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“I do get to work closely with Chief Vessels. There is seldom a day that goes by that we aren’t texting, or talking on the phone about a situation in Prosper ISD. What I enjoy most is that he knows how to be serious and to laugh. Sometimes laughter is the best medicine and Chief Vessels knows that and lives it. (he) has implemented a structure and set a high bar for all who work in our police department. Our department is setting the standard for school based law enforcement in Texas and the nation.””

— Dr. Gregory Bradley

 

What is it like being part of the PISD police department? Is there a strong sense of community, or do officers see themselves more as individuals?

“I feel like our department is well-connected and has great morale. The best thing about being part of this department is everyone gets along, and there is a strong sense of family.”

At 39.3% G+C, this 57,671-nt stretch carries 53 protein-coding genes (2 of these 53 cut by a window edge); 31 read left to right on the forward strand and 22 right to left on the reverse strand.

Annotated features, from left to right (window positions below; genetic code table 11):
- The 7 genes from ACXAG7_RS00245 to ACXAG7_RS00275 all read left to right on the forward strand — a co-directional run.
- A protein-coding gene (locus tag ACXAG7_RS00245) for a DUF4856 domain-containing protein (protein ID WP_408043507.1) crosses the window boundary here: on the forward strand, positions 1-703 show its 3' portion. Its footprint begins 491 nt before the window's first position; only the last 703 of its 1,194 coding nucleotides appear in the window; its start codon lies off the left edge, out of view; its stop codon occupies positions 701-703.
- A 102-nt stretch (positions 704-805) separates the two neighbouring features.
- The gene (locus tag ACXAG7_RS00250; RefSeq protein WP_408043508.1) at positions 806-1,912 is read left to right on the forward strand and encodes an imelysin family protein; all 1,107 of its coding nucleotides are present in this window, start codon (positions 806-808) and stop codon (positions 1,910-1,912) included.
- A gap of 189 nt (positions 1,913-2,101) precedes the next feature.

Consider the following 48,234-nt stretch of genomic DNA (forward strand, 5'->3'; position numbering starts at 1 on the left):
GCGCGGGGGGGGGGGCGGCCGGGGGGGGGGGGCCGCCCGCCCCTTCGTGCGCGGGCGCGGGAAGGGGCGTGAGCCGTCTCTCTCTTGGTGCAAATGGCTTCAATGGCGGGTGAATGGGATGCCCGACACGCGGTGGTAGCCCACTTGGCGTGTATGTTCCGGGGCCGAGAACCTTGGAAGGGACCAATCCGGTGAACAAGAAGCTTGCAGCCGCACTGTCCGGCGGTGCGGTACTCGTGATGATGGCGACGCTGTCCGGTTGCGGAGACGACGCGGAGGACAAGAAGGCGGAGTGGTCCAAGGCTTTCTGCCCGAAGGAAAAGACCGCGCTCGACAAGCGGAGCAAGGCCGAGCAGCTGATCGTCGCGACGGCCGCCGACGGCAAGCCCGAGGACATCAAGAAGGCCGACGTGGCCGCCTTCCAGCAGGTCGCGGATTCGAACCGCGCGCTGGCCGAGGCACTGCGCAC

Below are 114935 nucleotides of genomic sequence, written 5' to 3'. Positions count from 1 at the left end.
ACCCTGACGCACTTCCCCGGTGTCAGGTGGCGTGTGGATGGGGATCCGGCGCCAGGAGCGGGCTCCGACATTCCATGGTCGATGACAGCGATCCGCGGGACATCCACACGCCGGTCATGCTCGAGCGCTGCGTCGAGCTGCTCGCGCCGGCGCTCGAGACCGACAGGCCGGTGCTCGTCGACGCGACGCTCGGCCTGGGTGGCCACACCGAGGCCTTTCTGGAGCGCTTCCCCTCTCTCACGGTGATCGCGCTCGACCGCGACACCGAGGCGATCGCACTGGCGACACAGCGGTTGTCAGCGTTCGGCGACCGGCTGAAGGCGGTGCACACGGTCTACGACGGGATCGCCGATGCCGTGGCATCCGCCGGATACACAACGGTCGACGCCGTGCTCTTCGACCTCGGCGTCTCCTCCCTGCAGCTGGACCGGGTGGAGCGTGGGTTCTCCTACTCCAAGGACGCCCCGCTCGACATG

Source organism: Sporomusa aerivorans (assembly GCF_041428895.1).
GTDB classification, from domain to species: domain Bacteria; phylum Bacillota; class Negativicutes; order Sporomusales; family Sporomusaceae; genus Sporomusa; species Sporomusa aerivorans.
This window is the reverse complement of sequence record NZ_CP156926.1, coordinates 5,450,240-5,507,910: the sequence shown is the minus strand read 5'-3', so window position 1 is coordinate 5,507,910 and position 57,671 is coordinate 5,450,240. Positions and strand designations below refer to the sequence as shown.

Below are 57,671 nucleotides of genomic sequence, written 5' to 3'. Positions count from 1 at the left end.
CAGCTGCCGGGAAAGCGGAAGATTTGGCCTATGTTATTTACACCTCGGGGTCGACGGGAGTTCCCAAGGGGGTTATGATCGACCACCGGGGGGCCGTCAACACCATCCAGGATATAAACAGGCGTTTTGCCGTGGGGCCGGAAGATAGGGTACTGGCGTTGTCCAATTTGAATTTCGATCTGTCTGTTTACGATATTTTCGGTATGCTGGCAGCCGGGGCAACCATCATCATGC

What are the more difficult aspects of being chief of the department?

“The biggest challenge I have faced since 2014 is the growth. With Prosper ISD being the fastest growing school district in the state of Texas, that growth has translated into our department. In 2014, we were a three-officer department. Now, in 2020, that number has grown to 23.”

 

Have there been any policy changes within the department regarding COVID-19? Have health regulations become harder to keep up with?

“When Prosper ISD switched from in-person learning to an online platform, our police department also made some adjustments. During the spring, our officers worked 12-hour rotating shifts so that we were available to assist students and families in the mornings and evenings.”

 

How has quarantine and other COVID-19 regulations impacted your role as chief within the department?